She did not think at this instant to call upon God. She called upon her husband. It seemed to her that she had but one friend in the world; that was he; and again the cry, loud, clear, prolonged, echoed through the woods. It was not the shriek that disturbed the creature at his relish; he was not born in the woods to be scared of an owl, you know; what then? It must have been the echo, most musical, most resonant, repeated and yet repeated, dying with long sighs of sweet sound, vibrated from rock to river and back again from depth to depth of cave and cliff. Her thought flew after it; she knew that, even if her husband heard it, he yet could not reach her in time; she saw that while the beast listened he would not gnaw,—and this she felt directly, when the rough, sharp, and multiplied stings of his tongue retouched her arm. Again her lips opened by instinct, but the sound that issued thence came by reason. She had heard that music charmed wild beasts,—just this point between life and death intensified every faculty,—and when she opened her lips the third time, it was not for shrieking, but for singing.  4
  A little thread of melody stole out, a rill of tremulous motion; it was the cradle-song with which she rocked her baby;—how could she sing that? And then she remembered the baby sleeping rosily on the long settee before the fire,—the father cleaning his gun, with one foot on the green wooden rundle,—the merry light from the chimney dancing out and through the room, on the rafters of the ceiling with their tassels of onions and herbs, on the log walls painted with lichens and festooned with apples, on the king’s-arm slung across the shelf with the old pirate’s cutlass, on the snow-pile of the bed, and on the great brass clock,—dancing, too, and lingering on the baby, with his fringed-gentian eyes, his chubby fists clinched on the pillow, and his fine breezy hair fanning with the motion of his father’s foot. All this struck her in one, and made a sob of her breath, and she ceased.  5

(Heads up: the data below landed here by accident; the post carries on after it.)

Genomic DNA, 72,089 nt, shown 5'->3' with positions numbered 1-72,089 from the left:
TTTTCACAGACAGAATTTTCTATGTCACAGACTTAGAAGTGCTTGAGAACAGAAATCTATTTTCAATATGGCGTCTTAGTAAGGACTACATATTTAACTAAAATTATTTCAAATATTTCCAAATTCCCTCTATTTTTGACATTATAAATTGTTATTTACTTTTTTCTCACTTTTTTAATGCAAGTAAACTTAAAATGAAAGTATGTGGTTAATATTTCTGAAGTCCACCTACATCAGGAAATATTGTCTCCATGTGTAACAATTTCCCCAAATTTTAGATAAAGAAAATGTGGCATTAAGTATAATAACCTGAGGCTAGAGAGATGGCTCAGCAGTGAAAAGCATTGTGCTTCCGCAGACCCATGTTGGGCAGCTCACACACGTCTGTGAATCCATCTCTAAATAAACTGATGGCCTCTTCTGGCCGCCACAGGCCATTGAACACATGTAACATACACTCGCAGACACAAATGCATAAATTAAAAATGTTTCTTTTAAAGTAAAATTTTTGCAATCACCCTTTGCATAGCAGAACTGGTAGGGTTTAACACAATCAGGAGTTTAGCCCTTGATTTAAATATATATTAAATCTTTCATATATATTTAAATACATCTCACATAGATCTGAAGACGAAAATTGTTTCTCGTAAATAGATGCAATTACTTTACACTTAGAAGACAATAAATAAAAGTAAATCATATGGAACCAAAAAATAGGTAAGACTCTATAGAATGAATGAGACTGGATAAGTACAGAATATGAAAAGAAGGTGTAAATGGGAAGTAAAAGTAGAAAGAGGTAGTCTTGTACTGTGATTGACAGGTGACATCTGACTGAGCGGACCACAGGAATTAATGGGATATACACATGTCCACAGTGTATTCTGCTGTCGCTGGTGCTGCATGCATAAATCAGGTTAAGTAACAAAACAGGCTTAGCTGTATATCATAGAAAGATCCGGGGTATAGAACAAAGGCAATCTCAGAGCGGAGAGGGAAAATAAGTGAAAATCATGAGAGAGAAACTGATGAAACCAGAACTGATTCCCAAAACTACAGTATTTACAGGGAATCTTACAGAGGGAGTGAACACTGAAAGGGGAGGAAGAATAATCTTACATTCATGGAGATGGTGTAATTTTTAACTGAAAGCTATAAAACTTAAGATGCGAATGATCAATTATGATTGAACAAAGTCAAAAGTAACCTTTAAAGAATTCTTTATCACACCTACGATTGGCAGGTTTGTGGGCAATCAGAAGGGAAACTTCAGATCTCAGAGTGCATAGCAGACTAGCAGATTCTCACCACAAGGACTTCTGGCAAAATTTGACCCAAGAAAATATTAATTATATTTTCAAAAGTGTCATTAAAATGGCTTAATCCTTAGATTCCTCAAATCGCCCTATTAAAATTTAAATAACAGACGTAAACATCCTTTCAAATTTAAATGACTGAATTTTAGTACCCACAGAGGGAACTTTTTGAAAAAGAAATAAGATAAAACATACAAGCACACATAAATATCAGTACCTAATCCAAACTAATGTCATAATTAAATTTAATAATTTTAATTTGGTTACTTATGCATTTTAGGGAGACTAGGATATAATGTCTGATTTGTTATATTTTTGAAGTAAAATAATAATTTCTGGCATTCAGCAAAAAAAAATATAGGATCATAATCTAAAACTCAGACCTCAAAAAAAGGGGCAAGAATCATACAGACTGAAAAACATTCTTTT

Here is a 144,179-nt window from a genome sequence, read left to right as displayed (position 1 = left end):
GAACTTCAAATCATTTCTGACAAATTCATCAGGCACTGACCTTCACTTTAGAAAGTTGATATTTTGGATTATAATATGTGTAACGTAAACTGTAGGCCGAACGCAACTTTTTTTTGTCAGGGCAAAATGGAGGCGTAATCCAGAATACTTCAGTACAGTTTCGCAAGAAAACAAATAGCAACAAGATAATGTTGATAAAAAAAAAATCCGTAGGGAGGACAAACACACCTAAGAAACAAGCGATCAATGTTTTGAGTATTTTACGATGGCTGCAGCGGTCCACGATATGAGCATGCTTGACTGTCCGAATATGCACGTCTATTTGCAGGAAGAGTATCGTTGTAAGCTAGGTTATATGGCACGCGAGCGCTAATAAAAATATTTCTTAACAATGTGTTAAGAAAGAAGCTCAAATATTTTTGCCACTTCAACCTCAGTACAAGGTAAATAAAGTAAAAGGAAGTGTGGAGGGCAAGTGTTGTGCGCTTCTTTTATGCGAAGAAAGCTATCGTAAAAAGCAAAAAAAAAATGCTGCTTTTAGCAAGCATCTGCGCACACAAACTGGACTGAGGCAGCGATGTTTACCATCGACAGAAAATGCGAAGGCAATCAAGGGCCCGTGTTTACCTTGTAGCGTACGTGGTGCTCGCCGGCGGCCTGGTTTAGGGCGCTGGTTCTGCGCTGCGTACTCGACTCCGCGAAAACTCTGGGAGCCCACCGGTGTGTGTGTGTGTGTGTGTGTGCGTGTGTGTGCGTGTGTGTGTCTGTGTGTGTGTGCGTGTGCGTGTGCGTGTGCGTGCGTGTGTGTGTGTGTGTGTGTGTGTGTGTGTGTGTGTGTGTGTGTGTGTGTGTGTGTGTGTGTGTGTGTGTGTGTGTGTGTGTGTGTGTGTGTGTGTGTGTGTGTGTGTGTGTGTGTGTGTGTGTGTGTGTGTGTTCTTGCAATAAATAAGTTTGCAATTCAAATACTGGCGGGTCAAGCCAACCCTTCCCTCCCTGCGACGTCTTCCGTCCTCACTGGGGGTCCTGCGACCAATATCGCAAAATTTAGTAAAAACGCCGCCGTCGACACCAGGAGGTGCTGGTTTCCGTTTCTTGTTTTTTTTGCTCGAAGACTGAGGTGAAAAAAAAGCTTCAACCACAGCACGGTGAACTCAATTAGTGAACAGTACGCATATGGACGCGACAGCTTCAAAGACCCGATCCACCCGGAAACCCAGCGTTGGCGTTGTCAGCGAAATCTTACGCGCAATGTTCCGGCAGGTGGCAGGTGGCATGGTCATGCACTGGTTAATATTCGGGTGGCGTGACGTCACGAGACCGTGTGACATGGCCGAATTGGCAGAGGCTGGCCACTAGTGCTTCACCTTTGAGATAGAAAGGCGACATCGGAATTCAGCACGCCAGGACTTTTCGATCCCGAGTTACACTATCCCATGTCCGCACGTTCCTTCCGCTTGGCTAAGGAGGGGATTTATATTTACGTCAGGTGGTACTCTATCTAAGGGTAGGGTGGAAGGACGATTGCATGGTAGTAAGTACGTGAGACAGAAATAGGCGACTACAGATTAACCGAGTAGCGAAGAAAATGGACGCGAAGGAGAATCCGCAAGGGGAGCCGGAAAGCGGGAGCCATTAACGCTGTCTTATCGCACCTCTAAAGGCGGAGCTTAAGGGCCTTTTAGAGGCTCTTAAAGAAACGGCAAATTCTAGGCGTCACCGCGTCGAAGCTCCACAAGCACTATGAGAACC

Immediately the long red tongue thrust forth again. Before it touched, a song sprang to her lips, a wild sea-song, such as some sailor might be singing far out on trackless blue water that night, the shrouds whistling with frost and the sheets glued in ice,—a song with the wind in its burden and the spray in its chorus. The monster raised his head and flared the fiery eyeballs upon her, then fretted the imprisoned claws a moment and was quiet; only the breath like the vapor from some hell-pit still swathed her. Her voice, at first faint and fearful, gradually lost its quaver, grew under her control and subject to her modulation; it rose on long swells, it fell in subtile cadences, now and then its tones pealed out like bells from distant belfries on fresh sonorous mornings. She sung the song through, and, wondering lest his name of Indian Devil were not his true name, and if he would not detect her, she repeated it. Once or twice now, indeed, the beast stirred uneasily, turned, and made the bough sway at his movement. As she ended, he snapped his jaws together, and tore away the fettered member, curling it under him with a snarl,—when she burst into the gayest reel that ever answered a fiddle-bow. How many a time she had heard her husband play it on the homely fiddle made by himself from birch and cherry wood! how many a time she had seen it danced on the floor of their one room, to the patter of wooden clogs and the rustle of homespun petticoat! how many a time she had danced it herself!—and did she not remember once, as they joined clasps for eight-hands round, how it had lent its gay, bright measure to her life? And here she was singing it alone, in the forest, at midnight, to a wild beast! As she sent her voice trilling up and down its quick oscillations between joy and pain, the creature who grasped her uncurled his paw and scratched the bark from the bough; she must vary the spell; and her voice spun leaping along the projecting points of tune of a hornpipe. Still singing, she felt herself twisted about with a low growl and a lifting of the red lip from the glittering teeth; she broke the hornpipe’s thread, and commenced unravelling a lighter, livelier thing, an Irish jig. Up and down and round about her voice flew, the beast threw back his head so that the diabolical face fronted hers, and the torrent of his breath prepared her for his feast as the anaconda slimes his prey. Franticly she darted from tune to tune; his restless movements followed her. She tired herself with dancing and vivid national airs, growing feverish with singing spasmodically as she felt her horrid tomb yawning wider. Touching in this manner all the slogan and keen clan cries, the beast moved again, but only to lay the disengaged paw across her with heavy satisfaction. She did not dare to pause; through the clear cold air, the frosty starlight, she sang. If there were yet any tremor in the tone, it was not fear,—she had learned the secret of sound at last; nor could it be chill,—far too high a fever throbbed her pulses; it was nothing but the thought of the log house and of what might be passing within it. She fancied the baby stirring in his sleep and moving his pretty lips,—her husband rising and opening the door, looking out after her, and wondering at her absence. She fancied the light pouring through the chink and then shut in again with all the safety and comfort and joy, her husband taking down the fiddle and playing lightly with his head inclined, playing while she sang, while she sang for her life to an Indian Devil. Then she knew he was fumbling for and finding some shining fragment and scoring it down the yellowing hair, and unconsciously her voice forsook the wild war-tunes and drifted into the half-gay, half-melancholy “Rosin the Bow.”  6